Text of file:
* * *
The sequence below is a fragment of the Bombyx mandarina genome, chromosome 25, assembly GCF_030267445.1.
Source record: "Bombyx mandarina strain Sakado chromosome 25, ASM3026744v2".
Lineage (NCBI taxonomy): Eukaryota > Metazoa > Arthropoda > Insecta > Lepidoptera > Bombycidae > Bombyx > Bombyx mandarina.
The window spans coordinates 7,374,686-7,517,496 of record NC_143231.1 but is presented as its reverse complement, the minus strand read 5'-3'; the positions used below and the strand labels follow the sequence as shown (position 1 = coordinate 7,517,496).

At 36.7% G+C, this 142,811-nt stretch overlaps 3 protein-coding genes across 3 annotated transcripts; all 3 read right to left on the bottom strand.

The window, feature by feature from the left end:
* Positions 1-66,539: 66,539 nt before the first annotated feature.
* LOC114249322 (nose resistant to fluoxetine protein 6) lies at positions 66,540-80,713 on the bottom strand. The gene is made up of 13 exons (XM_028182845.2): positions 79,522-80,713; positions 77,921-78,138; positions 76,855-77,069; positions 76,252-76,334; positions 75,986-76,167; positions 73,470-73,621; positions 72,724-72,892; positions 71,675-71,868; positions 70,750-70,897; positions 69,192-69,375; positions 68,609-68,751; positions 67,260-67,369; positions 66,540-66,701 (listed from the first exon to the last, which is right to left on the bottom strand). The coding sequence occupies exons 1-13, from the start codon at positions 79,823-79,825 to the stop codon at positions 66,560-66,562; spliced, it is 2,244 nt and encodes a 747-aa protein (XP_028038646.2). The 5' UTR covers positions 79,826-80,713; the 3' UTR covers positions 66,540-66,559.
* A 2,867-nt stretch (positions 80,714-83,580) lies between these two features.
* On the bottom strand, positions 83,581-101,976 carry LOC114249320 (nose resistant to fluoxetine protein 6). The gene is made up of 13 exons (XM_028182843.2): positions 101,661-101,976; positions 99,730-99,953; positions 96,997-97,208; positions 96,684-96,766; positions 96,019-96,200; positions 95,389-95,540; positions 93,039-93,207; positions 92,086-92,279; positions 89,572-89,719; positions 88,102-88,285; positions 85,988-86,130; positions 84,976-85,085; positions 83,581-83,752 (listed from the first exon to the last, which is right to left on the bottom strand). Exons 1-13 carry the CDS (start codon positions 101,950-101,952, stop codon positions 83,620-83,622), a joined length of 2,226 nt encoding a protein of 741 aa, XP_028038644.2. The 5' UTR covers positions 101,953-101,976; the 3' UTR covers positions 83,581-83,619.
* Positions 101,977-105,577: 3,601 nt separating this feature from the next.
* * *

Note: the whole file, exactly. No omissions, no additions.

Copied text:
The sequence below is a fragment of the Bombyx mandarina genome, chromosome 25, assembly GCF_030267445.1.
Source record: "Bombyx mandarina strain Sakado chromosome 25, ASM3026744v2".
Lineage (NCBI taxonomy): Eukaryota > Metazoa > Arthropoda > Insecta > Lepidoptera > Bombycidae > Bombyx > Bombyx mandarina.
The window spans coordinates 7,374,686-7,517,496 of record NC_143231.1 but is presented as its reverse complement, the minus strand read 5'-3'; the positions used below and the strand labels follow the sequence as shown (position 1 = coordinate 7,517,496).

At 36.7% G+C, this 142,811-nt stretch overlaps 3 protein-coding genes across 3 annotated transcripts; all 3 read right to left on the bottom strand.

The window, feature by feature from the left end:
* Positions 1-66,539: 66,539 nt before the first annotated feature.
* LOC114249322 (nose resistant to fluoxetine protein 6) lies at positions 66,540-80,713 on the bottom strand. The gene is made up of 13 exons (XM_028182845.2): positions 79,522-80,713; positions 77,921-78,138; positions 76,855-77,069; positions 76,252-76,334; positions 75,986-76,167; positions 73,470-73,621; positions 72,724-72,892; positions 71,675-71,868; positions 70,750-70,897; positions 69,192-69,375; positions 68,609-68,751; positions 67,260-67,369; positions 66,540-66,701 (listed from the first exon to the last, which is right to left on the bottom strand). The coding sequence occupies exons 1-13, from the start codon at positions 79,823-79,825 to the stop codon at positions 66,560-66,562; spliced, it is 2,244 nt and encodes a 747-aa protein (XP_028038646.2). The 5' UTR covers positions 79,826-80,713; the 3' UTR covers positions 66,540-66,559.
* A 2,867-nt stretch (positions 80,714-83,580) lies between these two features.
* On the bottom strand, positions 83,581-101,976 carry LOC114249320 (nose resistant to fluoxetine protein 6). The gene is made up of 13 exons (XM_028182843.2): positions 101,661-101,976; positions 99,730-99,953; positions 96,997-97,208; positions 96,684-96,766; positions 96,019-96,200; positions 95,389-95,540; positions 93,039-93,207; positions 92,086-92,279; positions 89,572-89,719; positions 88,102-88,285; positions 85,988-86,130; positions 84,976-85,085; positions 83,581-83,752 (listed from the first exon to the last, which is right to left on the bottom strand). Exons 1-13 carry the CDS (start codon positions 101,950-101,952, stop codon positions 83,620-83,622), a joined length of 2,226 nt encoding a protein of 741 aa, XP_028038644.2. The 5' UTR covers positions 101,953-101,976; the 3' UTR covers positions 83,581-83,619.
* Positions 101,977-105,577: 3,601 nt separating this feature from the next.